plan`s maintenance, administration and enforcement in a continuing
planning process that recognizes matters of local concern and those of
regional and state concern, provides appropriate regulatory
responsibilities for the agency and the local governments of the park
and seeks to achieve sound local land use planning throughout the
park.


http://www.adirondackmaps.com/apar/APA_Act.htm

Pro-development factions probably would fight the expansion of the law, but I think ultimately it would be was is right for our state -- an Capital Region Park Act, an Central New York Park Act, an Hudson Valley Park Act, an New York City Park Act, and so forth.

Imagine our state if it was a series of massive parks, where people work, live, love and enjoy, represented by strong laws guiding development in appropriate places such as hamlets.


Posted by: Grogger
Posted on:
02/03/2008
Comments
:
Cowboy -

The last time someone (ab)used laws intended to preserve the Adirondack Park, it was Robert Moses, who basically used it as a club to bully landowners and farmers with limited means and reward political allies on Long Island. Just look at the meandering paths of the Northern State and Southern State Parkways on Long Island.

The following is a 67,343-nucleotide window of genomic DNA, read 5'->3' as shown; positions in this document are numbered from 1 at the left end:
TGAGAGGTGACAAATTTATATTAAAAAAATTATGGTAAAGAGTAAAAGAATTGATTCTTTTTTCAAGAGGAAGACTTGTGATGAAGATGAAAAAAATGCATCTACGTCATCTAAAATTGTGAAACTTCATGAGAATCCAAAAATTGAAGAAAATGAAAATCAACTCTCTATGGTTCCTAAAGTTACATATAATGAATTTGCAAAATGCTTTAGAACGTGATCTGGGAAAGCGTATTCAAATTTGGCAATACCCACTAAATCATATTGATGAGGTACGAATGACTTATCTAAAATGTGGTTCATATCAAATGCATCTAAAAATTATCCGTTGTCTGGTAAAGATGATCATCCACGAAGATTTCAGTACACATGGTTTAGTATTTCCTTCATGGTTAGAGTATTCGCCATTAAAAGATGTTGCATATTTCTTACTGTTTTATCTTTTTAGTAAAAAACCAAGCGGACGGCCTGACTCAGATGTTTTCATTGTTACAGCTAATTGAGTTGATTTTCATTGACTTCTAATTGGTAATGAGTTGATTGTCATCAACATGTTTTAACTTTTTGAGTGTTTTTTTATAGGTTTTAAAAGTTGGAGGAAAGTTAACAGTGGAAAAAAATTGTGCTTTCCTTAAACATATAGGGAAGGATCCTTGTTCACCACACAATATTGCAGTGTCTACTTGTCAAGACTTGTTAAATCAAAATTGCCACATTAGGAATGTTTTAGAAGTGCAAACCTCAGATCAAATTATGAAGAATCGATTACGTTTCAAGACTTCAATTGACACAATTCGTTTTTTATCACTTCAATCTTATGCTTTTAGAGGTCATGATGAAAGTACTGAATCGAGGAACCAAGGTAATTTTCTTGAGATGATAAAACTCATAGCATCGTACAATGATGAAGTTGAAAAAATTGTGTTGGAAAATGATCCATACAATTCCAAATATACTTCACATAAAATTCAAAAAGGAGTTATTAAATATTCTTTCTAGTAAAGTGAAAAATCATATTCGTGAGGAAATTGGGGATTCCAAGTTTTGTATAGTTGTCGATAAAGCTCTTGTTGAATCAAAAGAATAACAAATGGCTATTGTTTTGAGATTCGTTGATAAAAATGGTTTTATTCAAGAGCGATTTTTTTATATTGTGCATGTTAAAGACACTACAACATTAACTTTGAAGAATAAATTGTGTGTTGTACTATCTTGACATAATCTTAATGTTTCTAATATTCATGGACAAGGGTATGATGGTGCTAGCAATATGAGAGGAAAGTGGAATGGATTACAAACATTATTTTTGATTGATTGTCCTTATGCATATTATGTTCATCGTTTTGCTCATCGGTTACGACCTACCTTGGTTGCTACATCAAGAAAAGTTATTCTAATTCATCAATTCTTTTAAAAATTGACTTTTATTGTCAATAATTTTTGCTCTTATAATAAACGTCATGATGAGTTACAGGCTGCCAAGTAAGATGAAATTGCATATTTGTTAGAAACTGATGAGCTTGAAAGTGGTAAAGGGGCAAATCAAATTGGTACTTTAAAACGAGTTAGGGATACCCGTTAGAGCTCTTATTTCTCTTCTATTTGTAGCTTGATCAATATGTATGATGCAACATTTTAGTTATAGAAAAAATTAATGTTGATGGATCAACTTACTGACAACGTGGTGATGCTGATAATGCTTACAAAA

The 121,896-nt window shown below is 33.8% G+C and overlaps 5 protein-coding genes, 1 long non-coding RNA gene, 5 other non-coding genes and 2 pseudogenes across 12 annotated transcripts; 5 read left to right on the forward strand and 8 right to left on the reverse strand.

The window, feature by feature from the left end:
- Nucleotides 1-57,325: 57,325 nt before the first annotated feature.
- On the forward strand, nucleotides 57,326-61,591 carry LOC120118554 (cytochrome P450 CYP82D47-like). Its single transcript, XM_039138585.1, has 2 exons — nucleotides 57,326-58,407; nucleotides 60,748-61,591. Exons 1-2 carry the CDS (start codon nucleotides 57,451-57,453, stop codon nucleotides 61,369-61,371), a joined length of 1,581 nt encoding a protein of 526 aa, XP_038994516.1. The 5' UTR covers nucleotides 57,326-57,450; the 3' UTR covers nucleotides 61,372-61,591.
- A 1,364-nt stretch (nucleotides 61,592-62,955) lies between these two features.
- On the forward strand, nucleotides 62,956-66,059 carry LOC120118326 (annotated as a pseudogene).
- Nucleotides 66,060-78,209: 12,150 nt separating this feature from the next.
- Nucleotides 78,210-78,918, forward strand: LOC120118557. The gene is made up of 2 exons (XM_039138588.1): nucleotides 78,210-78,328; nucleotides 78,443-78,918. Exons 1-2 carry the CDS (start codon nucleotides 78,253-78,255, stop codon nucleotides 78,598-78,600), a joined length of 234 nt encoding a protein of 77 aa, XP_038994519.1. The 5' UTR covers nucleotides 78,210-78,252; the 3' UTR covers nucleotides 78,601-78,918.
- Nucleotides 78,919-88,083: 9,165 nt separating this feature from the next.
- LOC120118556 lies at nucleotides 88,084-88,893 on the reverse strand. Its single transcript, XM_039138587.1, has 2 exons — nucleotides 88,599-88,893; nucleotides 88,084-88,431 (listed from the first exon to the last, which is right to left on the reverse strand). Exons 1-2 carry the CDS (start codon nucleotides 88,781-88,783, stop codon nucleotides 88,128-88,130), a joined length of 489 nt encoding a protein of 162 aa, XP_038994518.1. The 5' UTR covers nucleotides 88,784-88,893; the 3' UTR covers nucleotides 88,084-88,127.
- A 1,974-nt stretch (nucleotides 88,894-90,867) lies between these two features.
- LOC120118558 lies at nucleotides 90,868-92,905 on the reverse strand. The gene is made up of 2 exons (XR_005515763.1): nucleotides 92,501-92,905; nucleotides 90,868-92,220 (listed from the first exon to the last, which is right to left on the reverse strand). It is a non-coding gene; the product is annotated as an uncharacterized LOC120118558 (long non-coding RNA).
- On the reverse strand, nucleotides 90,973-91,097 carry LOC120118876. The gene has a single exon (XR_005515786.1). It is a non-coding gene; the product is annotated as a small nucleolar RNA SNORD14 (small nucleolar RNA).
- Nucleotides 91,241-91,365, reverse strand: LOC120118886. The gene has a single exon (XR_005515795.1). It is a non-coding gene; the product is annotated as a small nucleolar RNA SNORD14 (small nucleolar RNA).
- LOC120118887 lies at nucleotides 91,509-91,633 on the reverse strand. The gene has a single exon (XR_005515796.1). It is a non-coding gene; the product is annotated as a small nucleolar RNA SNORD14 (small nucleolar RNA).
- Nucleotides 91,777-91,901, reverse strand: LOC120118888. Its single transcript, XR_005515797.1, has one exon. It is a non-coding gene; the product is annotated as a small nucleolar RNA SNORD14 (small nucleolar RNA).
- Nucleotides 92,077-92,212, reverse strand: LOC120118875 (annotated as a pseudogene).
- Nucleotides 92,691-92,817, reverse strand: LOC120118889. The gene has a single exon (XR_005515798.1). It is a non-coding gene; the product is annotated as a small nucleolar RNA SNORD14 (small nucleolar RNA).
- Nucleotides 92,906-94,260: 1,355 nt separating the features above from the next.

The citizens of the state will not put up with granting essentially unlimited power to some bureaucrats to meet the needs of your agenda.

Sprawl exists because there is an economic incentive to build that way. Until the market changes, that will continue.


Posted by: Lucy
Posted on:
03/11/2008
Comments
:
Doesn't anyone remember Proposition 11 (or was it 13) in California from the 70's? It was a school/property tax cap measure. Up to that time California had one of the best public school systems in the country (my grandparents, father, cousins, etc. were all beneficiaries). Since the proposition passed, California schools have lost ground significantly, are struggling and are now some of the nation's worst.

I agree with Dan, move the taxes from individuals to corporations! My town (Niskayuna) would be rich! (We have G.E.).